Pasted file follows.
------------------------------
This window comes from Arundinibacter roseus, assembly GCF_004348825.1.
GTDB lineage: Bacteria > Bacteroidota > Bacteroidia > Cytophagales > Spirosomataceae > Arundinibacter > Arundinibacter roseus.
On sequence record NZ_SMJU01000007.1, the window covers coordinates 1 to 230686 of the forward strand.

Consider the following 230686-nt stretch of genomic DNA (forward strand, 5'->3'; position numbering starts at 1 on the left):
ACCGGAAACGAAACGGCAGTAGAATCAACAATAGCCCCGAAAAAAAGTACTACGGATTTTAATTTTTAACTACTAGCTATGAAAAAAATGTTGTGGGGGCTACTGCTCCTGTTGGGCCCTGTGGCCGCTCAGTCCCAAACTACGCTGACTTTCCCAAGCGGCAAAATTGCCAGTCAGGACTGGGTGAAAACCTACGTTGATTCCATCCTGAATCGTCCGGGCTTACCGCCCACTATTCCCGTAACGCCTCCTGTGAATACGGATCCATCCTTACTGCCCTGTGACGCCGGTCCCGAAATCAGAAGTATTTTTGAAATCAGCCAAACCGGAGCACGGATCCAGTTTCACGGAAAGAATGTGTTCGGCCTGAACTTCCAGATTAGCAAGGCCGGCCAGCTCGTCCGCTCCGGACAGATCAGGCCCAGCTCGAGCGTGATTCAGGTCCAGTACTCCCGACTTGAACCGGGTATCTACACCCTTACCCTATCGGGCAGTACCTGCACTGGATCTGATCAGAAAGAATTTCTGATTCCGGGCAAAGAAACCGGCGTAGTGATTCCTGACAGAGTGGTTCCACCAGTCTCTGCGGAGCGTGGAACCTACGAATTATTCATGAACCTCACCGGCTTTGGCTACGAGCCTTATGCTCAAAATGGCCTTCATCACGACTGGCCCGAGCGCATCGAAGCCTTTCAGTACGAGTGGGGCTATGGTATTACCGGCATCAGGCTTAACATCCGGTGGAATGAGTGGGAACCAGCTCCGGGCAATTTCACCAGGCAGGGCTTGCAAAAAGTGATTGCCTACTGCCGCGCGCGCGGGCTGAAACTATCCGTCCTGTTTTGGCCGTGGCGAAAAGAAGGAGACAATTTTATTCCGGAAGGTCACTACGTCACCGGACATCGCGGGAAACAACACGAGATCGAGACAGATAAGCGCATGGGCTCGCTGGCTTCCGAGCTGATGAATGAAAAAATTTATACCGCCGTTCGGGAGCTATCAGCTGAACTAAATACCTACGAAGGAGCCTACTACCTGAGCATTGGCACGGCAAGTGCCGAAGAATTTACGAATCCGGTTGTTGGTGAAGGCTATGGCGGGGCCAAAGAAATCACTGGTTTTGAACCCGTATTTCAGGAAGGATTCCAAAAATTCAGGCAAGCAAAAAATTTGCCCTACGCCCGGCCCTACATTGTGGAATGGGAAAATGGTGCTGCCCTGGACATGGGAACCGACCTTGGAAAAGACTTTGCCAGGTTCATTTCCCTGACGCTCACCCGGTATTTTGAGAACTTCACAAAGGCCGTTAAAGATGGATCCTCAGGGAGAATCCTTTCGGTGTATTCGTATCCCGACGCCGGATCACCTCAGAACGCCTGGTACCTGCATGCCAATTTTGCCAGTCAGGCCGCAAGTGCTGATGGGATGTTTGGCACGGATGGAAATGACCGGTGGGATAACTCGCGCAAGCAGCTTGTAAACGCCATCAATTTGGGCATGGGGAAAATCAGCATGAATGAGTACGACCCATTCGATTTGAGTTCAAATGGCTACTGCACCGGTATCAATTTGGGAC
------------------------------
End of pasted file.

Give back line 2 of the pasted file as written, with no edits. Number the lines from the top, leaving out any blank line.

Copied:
GTDB lineage: Bacteria > Bacteroidota > Bacteroidia > Cytophagales > Spirosomataceae > Arundinibacter > Arundinibacter roseus.